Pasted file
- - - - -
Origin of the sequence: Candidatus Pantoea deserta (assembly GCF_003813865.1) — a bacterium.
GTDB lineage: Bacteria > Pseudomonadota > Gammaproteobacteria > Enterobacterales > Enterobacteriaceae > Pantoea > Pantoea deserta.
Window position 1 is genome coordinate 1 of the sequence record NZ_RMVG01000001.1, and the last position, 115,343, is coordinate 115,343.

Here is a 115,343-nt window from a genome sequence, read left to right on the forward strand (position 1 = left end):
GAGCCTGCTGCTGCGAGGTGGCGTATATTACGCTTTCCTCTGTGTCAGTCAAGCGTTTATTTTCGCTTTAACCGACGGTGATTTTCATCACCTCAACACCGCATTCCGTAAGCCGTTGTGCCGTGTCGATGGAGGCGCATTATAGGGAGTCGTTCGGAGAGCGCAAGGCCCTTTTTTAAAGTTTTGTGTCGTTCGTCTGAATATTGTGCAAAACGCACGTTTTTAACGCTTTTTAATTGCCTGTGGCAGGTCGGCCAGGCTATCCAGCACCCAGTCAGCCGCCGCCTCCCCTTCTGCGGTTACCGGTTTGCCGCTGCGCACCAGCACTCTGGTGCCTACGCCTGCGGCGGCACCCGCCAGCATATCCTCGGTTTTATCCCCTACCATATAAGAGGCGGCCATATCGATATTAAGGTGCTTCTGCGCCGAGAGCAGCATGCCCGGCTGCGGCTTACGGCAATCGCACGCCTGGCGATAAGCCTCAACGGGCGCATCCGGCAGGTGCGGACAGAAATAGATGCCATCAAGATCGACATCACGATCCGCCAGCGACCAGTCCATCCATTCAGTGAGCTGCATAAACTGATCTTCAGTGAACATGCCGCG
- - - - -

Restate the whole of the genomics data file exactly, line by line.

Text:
Origin of the sequence: Candidatus Pantoea deserta (assembly GCF_003813865.1) — a bacterium.
GTDB lineage: Bacteria > Pseudomonadota > Gammaproteobacteria > Enterobacterales > Enterobacteriaceae > Pantoea > Pantoea deserta.
Window position 1 is genome coordinate 1 of the sequence record NZ_RMVG01000001.1, and the last position, 115,343, is coordinate 115,343.

Here is a 115,343-nt window from a genome sequence, read left to right on the forward strand (position 1 = left end):
GAGCCTGCTGCTGCGAGGTGGCGTATATTACGCTTTCCTCTGTGTCAGTCAAGCGTTTATTTTCGCTTTAACCGACGGTGATTTTCATCACCTCAACACCGCATTCCGTAAGCCGTTGTGCCGTGTCGATGGAGGCGCATTATAGGGAGTCGTTCGGAGAGCGCAAGGCCCTTTTTTAAAGTTTTGTGTCGTTCGTCTGAATATTGTGCAAAACGCACGTTTTTAACGCTTTTTAATTGCCTGTGGCAGGTCGGCCAGGCTATCCAGCACCCAGTCAGCCGCCGCCTCCCCTTCTGCGGTTACCGGTTTGCCGCTGCGCACCAGCACTCTGGTGCCTACGCCTGCGGCGGCACCCGCCAGCATATCCTCGGTTTTATCCCCTACCATATAAGAGGCGGCCATATCGATATTAAGGTGCTTCTGCGCCGAGAGCAGCATGCCCGGCTGCGGCTTACGGCAATCGCACGCCTGGCGATAAGCCTCAACGGGCGCATCCGGCAGGTGCGGACAGAAATAGATGCCATCAAGATCGACATCACGATCCGCCAGCGACCAGTCCATCCATTCAGTGAGCTGCATAAACTGATCTTCAGTGAACATGCCGCG